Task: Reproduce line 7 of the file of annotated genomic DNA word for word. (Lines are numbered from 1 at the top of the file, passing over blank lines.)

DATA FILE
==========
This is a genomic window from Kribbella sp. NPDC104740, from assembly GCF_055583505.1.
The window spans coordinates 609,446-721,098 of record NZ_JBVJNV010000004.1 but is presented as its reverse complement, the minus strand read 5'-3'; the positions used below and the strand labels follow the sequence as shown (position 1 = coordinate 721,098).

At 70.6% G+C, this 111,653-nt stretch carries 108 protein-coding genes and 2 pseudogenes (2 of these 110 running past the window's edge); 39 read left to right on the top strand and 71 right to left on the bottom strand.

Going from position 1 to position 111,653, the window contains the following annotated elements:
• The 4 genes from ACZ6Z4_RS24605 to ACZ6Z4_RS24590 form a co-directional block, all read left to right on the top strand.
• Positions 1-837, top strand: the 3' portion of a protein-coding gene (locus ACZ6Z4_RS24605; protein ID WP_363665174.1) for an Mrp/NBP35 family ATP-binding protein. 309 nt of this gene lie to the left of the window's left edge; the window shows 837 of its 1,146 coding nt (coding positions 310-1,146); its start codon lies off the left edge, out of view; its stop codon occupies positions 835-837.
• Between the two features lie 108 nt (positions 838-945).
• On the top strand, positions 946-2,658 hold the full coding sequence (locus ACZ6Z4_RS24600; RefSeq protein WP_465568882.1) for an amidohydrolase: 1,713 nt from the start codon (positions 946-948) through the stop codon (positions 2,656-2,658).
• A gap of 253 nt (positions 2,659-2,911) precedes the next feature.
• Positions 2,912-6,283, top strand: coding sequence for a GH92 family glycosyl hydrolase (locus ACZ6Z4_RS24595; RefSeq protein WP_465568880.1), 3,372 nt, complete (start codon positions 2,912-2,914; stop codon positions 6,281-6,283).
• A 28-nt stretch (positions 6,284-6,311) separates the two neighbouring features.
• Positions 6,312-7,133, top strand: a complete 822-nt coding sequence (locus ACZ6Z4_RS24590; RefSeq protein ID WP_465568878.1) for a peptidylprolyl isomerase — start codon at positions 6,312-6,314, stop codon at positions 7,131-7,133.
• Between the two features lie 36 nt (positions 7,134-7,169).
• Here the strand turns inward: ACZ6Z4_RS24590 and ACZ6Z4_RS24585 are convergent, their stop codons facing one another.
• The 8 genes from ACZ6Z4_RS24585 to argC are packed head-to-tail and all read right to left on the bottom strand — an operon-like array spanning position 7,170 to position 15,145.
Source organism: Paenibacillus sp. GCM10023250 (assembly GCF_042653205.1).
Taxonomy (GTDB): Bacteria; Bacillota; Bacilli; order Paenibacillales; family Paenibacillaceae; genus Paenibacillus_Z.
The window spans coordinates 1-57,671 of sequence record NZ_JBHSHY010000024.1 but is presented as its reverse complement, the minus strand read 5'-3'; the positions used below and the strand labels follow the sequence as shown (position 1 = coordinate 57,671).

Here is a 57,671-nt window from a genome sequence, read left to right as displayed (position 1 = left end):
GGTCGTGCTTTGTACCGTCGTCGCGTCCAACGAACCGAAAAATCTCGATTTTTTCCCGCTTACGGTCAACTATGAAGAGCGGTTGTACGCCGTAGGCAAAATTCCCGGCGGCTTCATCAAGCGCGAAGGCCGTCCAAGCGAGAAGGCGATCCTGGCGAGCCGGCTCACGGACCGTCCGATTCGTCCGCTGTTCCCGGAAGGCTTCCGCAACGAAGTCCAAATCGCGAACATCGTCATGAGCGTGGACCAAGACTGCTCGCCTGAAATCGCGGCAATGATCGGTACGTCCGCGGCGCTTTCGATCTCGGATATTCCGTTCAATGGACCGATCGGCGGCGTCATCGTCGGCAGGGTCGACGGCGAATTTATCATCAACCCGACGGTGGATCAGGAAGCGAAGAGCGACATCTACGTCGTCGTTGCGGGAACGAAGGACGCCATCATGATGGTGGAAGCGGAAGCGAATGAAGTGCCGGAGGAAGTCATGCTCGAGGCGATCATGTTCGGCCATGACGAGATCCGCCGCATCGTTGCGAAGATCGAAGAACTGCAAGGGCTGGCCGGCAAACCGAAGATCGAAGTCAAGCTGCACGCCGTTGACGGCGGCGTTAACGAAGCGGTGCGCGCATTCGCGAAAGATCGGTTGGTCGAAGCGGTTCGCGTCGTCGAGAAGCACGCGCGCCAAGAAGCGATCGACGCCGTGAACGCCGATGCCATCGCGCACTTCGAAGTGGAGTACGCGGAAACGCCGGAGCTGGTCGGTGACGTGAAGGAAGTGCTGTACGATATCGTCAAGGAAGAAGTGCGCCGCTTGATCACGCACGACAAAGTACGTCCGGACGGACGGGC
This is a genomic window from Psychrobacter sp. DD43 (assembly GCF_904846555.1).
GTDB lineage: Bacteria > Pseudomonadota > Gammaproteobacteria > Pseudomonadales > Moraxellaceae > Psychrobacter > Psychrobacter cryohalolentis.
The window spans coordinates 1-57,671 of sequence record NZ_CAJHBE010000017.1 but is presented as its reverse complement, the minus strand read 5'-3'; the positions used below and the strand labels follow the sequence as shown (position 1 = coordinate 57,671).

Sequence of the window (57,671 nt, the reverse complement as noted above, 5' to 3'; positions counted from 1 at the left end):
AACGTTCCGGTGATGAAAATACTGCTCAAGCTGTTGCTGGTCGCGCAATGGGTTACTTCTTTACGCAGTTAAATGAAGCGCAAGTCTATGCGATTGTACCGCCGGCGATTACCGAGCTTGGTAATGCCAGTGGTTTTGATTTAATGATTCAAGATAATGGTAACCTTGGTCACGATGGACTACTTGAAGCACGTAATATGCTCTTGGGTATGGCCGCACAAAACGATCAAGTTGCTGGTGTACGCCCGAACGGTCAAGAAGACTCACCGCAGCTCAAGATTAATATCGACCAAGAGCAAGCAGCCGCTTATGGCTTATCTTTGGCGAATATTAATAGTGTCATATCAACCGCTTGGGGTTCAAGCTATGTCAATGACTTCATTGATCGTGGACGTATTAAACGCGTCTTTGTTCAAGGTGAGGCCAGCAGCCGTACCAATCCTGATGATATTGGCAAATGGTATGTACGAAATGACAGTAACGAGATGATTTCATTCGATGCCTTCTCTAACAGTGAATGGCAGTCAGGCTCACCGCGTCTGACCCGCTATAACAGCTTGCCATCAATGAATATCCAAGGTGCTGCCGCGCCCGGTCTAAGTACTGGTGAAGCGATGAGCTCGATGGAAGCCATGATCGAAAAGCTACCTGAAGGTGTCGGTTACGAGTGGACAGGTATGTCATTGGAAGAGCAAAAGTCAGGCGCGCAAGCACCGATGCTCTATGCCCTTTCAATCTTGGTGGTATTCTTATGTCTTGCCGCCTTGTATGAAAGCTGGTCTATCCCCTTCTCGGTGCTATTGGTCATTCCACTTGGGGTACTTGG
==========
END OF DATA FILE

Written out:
• Between the two features lie 108 nt (positions 838-945).